However, online meetings have come to the rescue, and who at the beginning of 2020 was aware of Zoom, Microsoft Teams, WebEx, GoToMeeting etc., let alone the lexicon of the pandemic, for example furloughing, social distancing, flattening the curve or the R number? The League’s committee has met ‘virtually’ on five occasions and after postponing our AGM which was due to be held on 26 March 2020, a delayed ‘virtual’ event took place last September. It seemed reasonably successful to the extent that we intend to get back on schedule with the 2021 meeting due to be held on 18 March.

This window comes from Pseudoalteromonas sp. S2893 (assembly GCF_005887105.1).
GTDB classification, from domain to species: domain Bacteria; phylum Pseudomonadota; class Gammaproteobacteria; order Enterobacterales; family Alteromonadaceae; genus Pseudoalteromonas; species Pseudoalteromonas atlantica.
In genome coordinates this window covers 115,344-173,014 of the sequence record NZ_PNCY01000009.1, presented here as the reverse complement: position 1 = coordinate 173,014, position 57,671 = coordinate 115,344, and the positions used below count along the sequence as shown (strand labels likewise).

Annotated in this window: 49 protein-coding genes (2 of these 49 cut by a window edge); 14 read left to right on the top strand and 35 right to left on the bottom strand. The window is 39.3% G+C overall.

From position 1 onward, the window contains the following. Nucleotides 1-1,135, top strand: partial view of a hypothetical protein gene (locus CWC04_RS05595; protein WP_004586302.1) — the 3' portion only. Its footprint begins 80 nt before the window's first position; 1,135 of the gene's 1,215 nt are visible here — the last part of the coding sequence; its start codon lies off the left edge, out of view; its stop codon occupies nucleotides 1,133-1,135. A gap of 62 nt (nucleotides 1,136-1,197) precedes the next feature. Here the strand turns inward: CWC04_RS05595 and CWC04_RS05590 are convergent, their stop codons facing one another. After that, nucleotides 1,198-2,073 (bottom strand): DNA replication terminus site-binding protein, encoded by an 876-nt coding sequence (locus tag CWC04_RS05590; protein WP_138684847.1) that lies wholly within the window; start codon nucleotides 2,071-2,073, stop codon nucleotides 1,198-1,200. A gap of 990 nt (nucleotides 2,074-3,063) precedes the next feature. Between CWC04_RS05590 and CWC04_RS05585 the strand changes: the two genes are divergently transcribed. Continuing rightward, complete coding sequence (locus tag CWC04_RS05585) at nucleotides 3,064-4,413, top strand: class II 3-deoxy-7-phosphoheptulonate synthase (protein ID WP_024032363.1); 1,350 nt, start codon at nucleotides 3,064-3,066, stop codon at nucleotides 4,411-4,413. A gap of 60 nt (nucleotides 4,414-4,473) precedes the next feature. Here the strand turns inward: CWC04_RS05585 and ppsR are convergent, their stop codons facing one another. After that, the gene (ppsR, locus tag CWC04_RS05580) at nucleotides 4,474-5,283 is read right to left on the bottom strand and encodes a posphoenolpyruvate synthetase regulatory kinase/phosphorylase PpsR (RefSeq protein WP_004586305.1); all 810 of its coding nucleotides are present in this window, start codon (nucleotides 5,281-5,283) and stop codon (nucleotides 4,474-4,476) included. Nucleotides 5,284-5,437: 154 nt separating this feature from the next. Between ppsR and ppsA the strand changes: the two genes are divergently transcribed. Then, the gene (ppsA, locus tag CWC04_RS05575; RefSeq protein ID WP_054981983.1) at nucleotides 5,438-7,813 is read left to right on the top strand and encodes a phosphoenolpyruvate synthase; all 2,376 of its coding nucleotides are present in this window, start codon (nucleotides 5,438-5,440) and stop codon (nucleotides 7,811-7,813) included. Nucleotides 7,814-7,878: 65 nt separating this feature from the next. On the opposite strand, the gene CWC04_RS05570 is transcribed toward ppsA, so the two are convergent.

The Lace Hill development has been on hold for months because of the pandemic, but the League continues to keep a watchful eye for any significant developments. To reiterate the League’s position on this, we are aware of the probability of the Hospital becoming a so-called community hub like Marlow and Thame Community Hospitals, and acknowledging that the present Hospital might even close at some point, we wish to see the continuing provision of overnight beds in some form or other – Lace Hill possibly – but with the agreement of all the stakeholders, including the League, who are working together to ensure that the health and social care needs of all in the Buckingham community continue to be met in the future.